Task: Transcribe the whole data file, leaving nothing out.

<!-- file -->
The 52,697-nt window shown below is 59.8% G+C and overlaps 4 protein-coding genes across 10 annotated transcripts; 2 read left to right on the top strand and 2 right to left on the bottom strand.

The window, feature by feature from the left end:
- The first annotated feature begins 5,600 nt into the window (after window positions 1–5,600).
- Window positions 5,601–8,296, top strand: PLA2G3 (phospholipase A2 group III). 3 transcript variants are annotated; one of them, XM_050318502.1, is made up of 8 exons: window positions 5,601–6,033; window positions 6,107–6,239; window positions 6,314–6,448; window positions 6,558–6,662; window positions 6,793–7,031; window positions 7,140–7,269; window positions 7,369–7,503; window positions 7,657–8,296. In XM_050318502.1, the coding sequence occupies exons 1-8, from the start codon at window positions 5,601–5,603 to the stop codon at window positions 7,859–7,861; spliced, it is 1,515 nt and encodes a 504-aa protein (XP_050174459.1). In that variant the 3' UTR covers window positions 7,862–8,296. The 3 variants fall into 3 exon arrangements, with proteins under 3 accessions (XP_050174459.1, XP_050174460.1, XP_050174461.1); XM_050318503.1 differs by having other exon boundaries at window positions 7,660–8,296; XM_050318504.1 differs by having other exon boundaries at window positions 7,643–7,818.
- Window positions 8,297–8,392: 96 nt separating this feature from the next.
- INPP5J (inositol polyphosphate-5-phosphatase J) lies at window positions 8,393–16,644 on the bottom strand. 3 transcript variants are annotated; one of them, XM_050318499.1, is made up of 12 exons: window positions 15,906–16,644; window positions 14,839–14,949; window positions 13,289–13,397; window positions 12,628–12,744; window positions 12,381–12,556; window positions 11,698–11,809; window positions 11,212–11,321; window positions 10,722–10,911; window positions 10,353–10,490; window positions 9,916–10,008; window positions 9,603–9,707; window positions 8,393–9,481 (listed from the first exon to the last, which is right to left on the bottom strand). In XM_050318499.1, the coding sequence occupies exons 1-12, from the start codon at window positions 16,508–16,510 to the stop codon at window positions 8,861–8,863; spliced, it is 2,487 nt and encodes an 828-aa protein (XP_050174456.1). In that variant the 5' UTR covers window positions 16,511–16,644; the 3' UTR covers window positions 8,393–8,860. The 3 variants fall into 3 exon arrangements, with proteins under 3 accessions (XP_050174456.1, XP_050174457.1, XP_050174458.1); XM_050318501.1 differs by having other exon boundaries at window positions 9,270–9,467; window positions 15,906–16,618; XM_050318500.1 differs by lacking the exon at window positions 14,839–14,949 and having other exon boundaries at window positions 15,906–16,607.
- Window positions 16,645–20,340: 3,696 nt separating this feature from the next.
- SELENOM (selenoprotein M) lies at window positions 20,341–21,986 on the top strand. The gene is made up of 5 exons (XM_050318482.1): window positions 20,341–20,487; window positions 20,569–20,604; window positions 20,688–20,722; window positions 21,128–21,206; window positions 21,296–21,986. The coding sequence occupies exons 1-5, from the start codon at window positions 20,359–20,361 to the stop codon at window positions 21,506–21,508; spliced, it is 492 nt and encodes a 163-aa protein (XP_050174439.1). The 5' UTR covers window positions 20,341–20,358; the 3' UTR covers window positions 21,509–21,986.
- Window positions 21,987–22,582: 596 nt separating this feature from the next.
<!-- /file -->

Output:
The 52,697-nt window shown below is 59.8% G+C and overlaps 4 protein-coding genes across 10 annotated transcripts; 2 read left to right on the top strand and 2 right to left on the bottom strand.

The window, feature by feature from the left end:
- The first annotated feature begins 5,600 nt into the window (after window positions 1–5,600).
- Window positions 5,601–8,296, top strand: PLA2G3 (phospholipase A2 group III). 3 transcript variants are annotated; one of them, XM_050318502.1, is made up of 8 exons: window positions 5,601–6,033; window positions 6,107–6,239; window positions 6,314–6,448; window positions 6,558–6,662; window positions 6,793–7,031; window positions 7,140–7,269; window positions 7,369–7,503; window positions 7,657–8,296. In XM_050318502.1, the coding sequence occupies exons 1-8, from the start codon at window positions 5,601–5,603 to the stop codon at window positions 7,859–7,861; spliced, it is 1,515 nt and encodes a 504-aa protein (XP_050174459.1). In that variant the 3' UTR covers window positions 7,862–8,296. The 3 variants fall into 3 exon arrangements, with proteins under 3 accessions (XP_050174459.1, XP_050174460.1, XP_050174461.1); XM_050318503.1 differs by having other exon boundaries at window positions 7,660–8,296; XM_050318504.1 differs by having other exon boundaries at window positions 7,643–7,818.
- Window positions 8,297–8,392: 96 nt separating this feature from the next.
- INPP5J (inositol polyphosphate-5-phosphatase J) lies at window positions 8,393–16,644 on the bottom strand. 3 transcript variants are annotated; one of them, XM_050318499.1, is made up of 12 exons: window positions 15,906–16,644; window positions 14,839–14,949; window positions 13,289–13,397; window positions 12,628–12,744; window positions 12,381–12,556; window positions 11,698–11,809; window positions 11,212–11,321; window positions 10,722–10,911; window positions 10,353–10,490; window positions 9,916–10,008; window positions 9,603–9,707; window positions 8,393–9,481 (listed from the first exon to the last, which is right to left on the bottom strand). In XM_050318499.1, the coding sequence occupies exons 1-12, from the start codon at window positions 16,508–16,510 to the stop codon at window positions 8,861–8,863; spliced, it is 2,487 nt and encodes an 828-aa protein (XP_050174456.1). In that variant the 5' UTR covers window positions 16,511–16,644; the 3' UTR covers window positions 8,393–8,860. The 3 variants fall into 3 exon arrangements, with proteins under 3 accessions (XP_050174456.1, XP_050174457.1, XP_050174458.1); XM_050318501.1 differs by having other exon boundaries at window positions 9,270–9,467; window positions 15,906–16,618; XM_050318500.1 differs by lacking the exon at window positions 14,839–14,949 and having other exon boundaries at window positions 15,906–16,607.
- Window positions 16,645–20,340: 3,696 nt separating this feature from the next.
- SELENOM (selenoprotein M) lies at window positions 20,341–21,986 on the top strand. The gene is made up of 5 exons (XM_050318482.1): window positions 20,341–20,487; window positions 20,569–20,604; window positions 20,688–20,722; window positions 21,128–21,206; window positions 21,296–21,986. The coding sequence occupies exons 1-5, from the start codon at window positions 20,359–20,361 to the stop codon at window positions 21,506–21,508; spliced, it is 492 nt and encodes a 163-aa protein (XP_050174439.1). The 5' UTR covers window positions 20,341–20,358; the 3' UTR covers window positions 21,509–21,986.
- Window positions 21,987–22,582: 596 nt separating this feature from the next.